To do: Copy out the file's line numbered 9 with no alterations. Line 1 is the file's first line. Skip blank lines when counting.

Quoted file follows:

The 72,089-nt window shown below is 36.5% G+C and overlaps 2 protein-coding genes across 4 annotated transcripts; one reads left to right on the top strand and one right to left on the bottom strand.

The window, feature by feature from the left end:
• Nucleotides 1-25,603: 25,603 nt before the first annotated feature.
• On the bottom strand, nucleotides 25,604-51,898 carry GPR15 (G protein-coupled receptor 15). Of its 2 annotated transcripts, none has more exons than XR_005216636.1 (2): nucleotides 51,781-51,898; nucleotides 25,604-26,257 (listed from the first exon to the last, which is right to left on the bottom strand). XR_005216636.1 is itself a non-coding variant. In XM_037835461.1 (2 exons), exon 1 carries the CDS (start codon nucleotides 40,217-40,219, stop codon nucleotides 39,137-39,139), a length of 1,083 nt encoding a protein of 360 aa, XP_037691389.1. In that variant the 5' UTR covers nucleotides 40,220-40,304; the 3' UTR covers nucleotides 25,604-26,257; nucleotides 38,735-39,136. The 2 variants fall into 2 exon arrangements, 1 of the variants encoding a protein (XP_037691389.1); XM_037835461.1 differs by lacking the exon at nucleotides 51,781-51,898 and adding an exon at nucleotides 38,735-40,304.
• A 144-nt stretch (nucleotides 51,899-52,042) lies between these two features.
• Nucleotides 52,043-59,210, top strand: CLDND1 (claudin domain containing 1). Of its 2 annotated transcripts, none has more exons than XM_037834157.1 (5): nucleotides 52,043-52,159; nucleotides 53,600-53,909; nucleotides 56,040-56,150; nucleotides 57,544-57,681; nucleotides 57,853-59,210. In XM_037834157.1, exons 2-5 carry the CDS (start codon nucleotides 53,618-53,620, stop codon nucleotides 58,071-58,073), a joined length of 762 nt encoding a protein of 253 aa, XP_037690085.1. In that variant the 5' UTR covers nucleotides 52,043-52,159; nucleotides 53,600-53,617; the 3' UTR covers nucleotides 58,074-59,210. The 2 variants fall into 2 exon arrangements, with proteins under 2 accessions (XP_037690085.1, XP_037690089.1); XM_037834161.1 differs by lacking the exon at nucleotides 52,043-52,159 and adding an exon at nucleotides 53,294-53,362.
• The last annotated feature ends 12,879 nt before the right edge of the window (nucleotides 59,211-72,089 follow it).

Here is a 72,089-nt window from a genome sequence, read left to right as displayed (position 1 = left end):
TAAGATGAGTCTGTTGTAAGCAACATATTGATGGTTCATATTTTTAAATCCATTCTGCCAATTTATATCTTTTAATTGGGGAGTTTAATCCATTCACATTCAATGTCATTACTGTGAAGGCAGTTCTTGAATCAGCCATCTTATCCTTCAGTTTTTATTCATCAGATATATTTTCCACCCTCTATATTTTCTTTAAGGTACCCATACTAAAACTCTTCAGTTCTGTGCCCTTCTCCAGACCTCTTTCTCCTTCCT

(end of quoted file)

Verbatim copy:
TAAGATGAGTCTGTTGTAAGCAACATATTGATGGTTCATATTTTTAAATCCATTCTGCCAATTTATATCTTTTAATTGGGGAGTTTAATCCATTCACATTCAATGTCATTACTGTGAAGGCAGTTCTTGAATCAGCCATCTTATCCTTCAGTTTTTATTCATCAGATATATTTTCCACCCTCTATATTTTCTTTAAGGTACCCATACTAAAACTCTTCAGTTCTGTGCCCTTCTCCAGACCTCTTTCTCCTTCCT